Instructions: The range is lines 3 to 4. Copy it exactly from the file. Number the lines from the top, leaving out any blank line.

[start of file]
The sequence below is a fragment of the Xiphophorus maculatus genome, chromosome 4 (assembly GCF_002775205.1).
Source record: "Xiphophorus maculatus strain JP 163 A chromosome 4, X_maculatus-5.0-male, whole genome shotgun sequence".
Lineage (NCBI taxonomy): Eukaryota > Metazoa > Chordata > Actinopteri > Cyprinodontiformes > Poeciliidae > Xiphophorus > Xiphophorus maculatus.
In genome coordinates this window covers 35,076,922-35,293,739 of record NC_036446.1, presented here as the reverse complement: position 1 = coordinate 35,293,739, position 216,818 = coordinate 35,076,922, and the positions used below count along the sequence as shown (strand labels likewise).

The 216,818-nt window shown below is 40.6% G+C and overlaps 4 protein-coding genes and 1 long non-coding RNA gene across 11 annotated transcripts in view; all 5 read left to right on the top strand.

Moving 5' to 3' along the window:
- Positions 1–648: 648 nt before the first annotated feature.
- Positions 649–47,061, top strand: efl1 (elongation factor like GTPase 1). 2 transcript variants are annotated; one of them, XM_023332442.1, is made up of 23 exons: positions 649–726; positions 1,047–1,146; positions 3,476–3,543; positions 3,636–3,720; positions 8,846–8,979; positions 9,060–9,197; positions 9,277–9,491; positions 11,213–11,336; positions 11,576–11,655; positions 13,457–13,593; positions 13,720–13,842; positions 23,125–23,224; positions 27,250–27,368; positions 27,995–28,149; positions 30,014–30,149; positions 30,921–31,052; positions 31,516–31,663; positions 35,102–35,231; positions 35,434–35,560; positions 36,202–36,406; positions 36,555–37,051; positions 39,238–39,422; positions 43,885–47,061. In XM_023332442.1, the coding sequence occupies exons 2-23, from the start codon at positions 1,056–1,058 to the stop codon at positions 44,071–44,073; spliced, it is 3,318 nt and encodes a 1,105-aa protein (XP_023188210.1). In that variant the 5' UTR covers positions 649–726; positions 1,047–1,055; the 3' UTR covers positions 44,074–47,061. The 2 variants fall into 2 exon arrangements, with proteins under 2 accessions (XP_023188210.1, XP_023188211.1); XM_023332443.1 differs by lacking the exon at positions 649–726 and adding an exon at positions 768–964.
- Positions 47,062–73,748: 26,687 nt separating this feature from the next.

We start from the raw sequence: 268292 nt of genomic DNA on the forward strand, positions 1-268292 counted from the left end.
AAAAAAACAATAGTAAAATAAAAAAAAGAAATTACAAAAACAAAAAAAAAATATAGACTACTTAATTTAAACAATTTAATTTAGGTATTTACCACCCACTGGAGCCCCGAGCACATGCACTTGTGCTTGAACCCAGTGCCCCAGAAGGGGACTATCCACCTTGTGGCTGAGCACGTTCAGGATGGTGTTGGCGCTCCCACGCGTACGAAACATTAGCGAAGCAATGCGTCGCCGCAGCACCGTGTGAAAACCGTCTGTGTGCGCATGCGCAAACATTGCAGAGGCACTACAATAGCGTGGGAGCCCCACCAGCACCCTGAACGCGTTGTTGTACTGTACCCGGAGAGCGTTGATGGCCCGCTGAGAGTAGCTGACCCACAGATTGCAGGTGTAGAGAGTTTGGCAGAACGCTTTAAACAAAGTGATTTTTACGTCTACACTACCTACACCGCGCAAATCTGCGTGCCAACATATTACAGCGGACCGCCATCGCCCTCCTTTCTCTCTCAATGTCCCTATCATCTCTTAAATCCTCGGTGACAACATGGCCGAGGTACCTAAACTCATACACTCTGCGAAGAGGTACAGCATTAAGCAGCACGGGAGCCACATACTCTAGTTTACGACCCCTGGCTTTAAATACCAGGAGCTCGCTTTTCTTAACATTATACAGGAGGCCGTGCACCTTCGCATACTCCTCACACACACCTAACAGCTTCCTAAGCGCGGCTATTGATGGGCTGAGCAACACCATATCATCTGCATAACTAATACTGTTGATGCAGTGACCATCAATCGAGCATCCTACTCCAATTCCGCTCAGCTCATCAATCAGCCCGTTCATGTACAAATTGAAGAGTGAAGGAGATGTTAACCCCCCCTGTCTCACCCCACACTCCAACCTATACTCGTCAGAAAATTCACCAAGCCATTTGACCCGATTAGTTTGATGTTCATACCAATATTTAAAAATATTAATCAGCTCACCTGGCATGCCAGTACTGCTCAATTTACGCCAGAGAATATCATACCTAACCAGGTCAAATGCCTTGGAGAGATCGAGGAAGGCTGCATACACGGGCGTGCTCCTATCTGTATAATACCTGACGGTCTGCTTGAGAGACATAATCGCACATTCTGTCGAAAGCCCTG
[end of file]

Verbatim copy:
Lineage (NCBI taxonomy): Eukaryota > Metazoa > Chordata > Actinopteri > Cyprinodontiformes > Poeciliidae > Xiphophorus > Xiphophorus maculatus.
In genome coordinates this window covers 35,076,922-35,293,739 of record NC_036446.1, presented here as the reverse complement: position 1 = coordinate 35,293,739, position 216,818 = coordinate 35,076,922, and the positions used below count along the sequence as shown (strand labels likewise).